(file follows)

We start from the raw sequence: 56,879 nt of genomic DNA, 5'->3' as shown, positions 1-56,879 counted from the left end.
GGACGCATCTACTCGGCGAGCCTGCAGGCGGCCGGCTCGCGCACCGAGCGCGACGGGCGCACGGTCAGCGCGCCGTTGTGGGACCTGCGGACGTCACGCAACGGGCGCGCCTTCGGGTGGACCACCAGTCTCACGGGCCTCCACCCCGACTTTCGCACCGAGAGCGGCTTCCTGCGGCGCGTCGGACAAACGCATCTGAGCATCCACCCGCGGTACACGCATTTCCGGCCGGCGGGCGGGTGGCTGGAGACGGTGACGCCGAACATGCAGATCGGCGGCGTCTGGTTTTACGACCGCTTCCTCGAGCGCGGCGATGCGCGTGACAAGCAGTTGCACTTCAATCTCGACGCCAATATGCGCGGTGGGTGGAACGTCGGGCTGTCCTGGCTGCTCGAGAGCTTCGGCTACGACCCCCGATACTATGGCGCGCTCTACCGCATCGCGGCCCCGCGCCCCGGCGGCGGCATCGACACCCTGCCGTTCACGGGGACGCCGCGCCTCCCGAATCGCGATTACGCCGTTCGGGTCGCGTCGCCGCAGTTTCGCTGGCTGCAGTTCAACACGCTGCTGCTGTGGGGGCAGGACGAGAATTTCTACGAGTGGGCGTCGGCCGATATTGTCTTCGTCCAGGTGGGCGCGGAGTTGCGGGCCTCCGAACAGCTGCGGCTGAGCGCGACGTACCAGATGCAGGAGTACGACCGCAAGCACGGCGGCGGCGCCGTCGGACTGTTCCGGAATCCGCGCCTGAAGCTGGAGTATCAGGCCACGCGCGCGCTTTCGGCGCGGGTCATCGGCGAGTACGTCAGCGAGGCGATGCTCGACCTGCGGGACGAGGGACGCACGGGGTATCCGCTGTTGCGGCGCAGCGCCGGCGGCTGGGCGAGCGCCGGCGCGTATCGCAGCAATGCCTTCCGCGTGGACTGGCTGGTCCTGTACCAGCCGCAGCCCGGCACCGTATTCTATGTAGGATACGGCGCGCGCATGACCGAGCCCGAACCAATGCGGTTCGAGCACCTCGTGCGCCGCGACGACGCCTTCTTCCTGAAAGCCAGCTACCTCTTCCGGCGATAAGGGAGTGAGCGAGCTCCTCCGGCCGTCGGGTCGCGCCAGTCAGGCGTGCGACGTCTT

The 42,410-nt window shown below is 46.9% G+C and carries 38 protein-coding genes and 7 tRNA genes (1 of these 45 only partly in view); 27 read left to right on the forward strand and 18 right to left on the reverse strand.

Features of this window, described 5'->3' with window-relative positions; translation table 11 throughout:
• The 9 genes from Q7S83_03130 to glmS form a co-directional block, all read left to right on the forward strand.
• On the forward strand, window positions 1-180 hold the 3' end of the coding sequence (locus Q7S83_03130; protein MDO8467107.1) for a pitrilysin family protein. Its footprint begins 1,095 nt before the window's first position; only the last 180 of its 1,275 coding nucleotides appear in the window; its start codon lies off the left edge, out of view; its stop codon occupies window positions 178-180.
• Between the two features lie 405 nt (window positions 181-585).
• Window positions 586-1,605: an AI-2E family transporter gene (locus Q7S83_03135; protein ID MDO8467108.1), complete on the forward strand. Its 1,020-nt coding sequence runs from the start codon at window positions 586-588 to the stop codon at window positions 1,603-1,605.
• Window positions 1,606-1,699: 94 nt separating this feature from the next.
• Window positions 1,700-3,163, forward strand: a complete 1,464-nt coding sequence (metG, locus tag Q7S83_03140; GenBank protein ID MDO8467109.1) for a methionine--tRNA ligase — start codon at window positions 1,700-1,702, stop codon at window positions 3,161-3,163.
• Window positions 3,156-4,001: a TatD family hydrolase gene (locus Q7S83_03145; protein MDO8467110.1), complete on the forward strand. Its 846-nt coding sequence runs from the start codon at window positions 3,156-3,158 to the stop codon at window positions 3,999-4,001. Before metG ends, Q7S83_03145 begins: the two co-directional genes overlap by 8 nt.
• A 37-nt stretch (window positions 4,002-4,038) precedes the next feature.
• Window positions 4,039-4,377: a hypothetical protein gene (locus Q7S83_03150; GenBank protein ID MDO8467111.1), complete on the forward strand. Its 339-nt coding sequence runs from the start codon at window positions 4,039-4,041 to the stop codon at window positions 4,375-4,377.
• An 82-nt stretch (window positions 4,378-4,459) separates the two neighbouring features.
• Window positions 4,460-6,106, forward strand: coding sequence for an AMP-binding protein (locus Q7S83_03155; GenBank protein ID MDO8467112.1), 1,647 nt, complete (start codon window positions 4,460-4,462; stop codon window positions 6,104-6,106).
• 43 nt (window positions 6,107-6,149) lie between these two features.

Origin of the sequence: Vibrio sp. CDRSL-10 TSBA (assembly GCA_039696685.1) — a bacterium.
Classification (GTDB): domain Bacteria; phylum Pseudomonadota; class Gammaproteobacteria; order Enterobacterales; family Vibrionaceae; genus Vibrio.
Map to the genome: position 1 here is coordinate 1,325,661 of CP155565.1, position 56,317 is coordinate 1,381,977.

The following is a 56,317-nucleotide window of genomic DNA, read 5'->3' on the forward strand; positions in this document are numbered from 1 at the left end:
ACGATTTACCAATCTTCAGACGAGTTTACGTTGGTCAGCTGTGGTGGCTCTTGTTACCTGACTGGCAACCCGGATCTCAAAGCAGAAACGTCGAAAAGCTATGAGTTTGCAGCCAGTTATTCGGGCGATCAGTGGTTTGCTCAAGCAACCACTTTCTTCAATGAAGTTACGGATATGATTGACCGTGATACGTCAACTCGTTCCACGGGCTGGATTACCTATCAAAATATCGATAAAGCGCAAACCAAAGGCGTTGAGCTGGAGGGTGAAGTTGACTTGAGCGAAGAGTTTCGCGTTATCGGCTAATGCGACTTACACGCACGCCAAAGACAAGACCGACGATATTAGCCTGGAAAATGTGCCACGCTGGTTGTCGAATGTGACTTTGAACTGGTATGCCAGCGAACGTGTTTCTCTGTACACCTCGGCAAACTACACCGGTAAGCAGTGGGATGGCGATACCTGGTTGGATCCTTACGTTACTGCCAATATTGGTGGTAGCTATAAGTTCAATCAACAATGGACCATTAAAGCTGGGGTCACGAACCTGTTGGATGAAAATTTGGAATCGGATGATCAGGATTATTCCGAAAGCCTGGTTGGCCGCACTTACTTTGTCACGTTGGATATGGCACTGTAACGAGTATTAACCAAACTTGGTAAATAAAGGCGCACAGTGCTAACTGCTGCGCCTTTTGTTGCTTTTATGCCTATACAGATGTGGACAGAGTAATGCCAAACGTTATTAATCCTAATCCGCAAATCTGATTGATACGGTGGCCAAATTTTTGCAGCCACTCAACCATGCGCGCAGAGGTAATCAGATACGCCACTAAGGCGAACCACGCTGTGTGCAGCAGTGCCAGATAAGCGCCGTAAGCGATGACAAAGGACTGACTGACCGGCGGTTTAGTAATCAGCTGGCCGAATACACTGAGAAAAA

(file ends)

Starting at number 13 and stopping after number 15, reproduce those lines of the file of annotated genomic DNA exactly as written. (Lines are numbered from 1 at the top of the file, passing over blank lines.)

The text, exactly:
• Window positions 4,039-4,377: a hypothetical protein gene (locus Q7S83_03150; GenBank protein ID MDO8467111.1), complete on the forward strand. Its 339-nt coding sequence runs from the start codon at window positions 4,039-4,041 to the stop codon at window positions 4,375-4,377.
• An 82-nt stretch (window positions 4,378-4,459) separates the two neighbouring features.
• Window positions 4,460-6,106, forward strand: coding sequence for an AMP-binding protein (locus Q7S83_03155; GenBank protein ID MDO8467112.1), 1,647 nt, complete (start codon window positions 4,460-4,462; stop codon window positions 6,104-6,106).